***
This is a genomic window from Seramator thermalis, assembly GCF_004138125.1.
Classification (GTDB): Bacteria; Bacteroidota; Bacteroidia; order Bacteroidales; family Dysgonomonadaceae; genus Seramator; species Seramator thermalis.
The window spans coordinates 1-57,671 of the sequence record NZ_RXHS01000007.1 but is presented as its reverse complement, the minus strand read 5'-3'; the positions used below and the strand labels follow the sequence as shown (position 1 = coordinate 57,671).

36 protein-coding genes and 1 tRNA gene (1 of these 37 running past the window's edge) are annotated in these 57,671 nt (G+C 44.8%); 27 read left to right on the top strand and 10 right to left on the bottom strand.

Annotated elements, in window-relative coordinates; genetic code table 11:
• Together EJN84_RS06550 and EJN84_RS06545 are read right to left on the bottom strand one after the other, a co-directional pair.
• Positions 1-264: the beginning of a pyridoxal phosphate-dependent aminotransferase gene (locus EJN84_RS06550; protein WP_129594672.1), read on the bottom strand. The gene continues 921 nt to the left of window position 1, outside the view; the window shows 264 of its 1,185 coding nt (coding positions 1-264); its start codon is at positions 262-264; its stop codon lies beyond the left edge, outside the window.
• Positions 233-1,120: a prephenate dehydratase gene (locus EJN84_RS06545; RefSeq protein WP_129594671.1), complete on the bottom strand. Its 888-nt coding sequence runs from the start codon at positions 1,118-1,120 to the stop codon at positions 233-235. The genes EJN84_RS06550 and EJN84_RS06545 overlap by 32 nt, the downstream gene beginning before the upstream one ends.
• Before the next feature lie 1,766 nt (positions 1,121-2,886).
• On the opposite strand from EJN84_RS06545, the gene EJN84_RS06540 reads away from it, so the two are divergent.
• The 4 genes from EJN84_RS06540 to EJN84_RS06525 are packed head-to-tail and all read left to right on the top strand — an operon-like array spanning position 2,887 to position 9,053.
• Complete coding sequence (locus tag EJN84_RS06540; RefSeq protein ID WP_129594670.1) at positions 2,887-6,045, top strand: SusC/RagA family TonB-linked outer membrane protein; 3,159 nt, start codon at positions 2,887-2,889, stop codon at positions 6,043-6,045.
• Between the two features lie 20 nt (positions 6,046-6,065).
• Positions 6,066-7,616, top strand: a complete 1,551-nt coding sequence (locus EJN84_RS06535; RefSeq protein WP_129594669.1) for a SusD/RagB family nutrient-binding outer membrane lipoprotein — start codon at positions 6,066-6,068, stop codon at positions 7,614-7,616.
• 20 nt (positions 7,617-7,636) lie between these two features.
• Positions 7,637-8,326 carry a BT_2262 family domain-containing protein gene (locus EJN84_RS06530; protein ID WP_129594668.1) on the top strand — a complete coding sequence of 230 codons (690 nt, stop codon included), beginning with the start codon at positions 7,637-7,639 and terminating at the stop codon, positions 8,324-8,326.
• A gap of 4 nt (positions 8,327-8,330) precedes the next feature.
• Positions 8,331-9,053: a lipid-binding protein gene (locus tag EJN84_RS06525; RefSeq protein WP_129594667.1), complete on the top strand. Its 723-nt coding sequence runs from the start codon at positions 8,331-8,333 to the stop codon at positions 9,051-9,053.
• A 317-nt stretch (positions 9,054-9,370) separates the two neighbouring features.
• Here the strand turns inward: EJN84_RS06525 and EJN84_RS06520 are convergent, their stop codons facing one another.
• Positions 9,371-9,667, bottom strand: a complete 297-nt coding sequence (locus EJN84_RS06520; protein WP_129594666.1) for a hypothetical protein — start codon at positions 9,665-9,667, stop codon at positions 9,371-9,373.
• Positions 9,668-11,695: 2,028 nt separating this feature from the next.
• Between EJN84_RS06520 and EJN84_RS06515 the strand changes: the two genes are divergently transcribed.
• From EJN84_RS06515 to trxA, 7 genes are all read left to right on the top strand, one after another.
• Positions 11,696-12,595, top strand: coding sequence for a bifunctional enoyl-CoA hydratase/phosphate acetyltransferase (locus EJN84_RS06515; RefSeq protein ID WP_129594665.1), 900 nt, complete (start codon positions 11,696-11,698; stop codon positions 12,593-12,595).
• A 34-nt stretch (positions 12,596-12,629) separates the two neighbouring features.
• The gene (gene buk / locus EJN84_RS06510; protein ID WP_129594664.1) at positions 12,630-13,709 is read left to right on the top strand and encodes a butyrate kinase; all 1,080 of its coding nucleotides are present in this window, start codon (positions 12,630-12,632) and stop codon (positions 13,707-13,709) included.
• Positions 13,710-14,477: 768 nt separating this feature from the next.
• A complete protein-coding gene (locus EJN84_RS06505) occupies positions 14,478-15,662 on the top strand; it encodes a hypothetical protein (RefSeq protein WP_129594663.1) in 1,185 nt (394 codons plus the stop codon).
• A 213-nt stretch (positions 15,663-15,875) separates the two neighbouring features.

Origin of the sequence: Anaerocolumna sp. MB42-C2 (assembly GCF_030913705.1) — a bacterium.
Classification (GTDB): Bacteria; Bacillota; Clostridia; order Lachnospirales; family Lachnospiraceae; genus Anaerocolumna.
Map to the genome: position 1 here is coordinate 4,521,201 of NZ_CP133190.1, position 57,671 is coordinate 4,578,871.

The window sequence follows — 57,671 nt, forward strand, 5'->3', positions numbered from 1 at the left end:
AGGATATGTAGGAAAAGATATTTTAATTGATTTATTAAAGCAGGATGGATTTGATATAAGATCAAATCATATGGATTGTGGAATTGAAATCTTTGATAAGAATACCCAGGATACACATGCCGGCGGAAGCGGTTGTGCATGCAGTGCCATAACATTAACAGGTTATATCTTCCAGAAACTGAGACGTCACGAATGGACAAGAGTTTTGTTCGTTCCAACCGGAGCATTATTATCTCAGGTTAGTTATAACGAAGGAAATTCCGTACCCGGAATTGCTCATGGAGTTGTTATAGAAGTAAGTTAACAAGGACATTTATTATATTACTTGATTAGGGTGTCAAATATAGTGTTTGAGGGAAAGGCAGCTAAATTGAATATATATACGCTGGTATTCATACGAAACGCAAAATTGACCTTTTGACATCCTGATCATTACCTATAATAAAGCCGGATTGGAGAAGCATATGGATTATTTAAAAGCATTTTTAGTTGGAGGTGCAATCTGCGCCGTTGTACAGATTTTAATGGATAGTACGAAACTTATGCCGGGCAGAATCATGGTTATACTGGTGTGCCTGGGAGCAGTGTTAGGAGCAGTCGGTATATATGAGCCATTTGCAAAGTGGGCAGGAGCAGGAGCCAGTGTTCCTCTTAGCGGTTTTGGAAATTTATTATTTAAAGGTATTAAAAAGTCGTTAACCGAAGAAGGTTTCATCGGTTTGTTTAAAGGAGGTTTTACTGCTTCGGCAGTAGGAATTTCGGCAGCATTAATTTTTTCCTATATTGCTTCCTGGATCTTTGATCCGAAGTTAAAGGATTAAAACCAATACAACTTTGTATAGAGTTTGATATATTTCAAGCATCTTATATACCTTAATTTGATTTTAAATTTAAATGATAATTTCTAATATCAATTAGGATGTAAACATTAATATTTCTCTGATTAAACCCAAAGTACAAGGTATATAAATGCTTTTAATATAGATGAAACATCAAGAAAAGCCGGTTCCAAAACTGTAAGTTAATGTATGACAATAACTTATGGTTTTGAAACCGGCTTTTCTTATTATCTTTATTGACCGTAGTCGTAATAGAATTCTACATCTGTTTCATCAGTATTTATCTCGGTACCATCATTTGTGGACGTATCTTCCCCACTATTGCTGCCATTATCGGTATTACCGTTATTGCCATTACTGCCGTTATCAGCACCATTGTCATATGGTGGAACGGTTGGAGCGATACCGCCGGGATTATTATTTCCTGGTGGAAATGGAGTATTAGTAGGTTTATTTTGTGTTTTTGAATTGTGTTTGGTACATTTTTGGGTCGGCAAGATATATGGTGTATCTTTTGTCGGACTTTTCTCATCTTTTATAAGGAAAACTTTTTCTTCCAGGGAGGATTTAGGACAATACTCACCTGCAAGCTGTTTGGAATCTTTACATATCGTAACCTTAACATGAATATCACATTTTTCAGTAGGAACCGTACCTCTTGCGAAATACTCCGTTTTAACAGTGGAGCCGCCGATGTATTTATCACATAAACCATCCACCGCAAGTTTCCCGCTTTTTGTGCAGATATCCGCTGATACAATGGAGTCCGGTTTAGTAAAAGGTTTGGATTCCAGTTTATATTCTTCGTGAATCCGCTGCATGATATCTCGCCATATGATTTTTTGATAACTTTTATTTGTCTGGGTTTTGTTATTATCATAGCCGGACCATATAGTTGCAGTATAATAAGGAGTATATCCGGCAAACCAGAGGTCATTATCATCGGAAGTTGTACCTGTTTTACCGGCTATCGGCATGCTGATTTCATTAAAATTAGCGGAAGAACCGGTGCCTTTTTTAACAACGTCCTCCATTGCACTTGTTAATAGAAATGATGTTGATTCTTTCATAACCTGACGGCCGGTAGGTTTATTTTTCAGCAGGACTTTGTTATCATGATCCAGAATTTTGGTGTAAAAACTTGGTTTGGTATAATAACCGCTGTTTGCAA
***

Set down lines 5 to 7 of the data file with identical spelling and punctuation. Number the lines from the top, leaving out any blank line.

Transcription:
Annotated elements, in window-relative coordinates; genetic code table 11:
• Together EJN84_RS06550 and EJN84_RS06545 are read right to left on the bottom strand one after the other, a co-directional pair.
• Positions 1-264: the beginning of a pyridoxal phosphate-dependent aminotransferase gene (locus EJN84_RS06550; protein WP_129594672.1), read on the bottom strand. The gene continues 921 nt to the left of window position 1, outside the view; the window shows 264 of its 1,185 coding nt (coding positions 1-264); its start codon is at positions 262-264; its stop codon lies beyond the left edge, outside the window.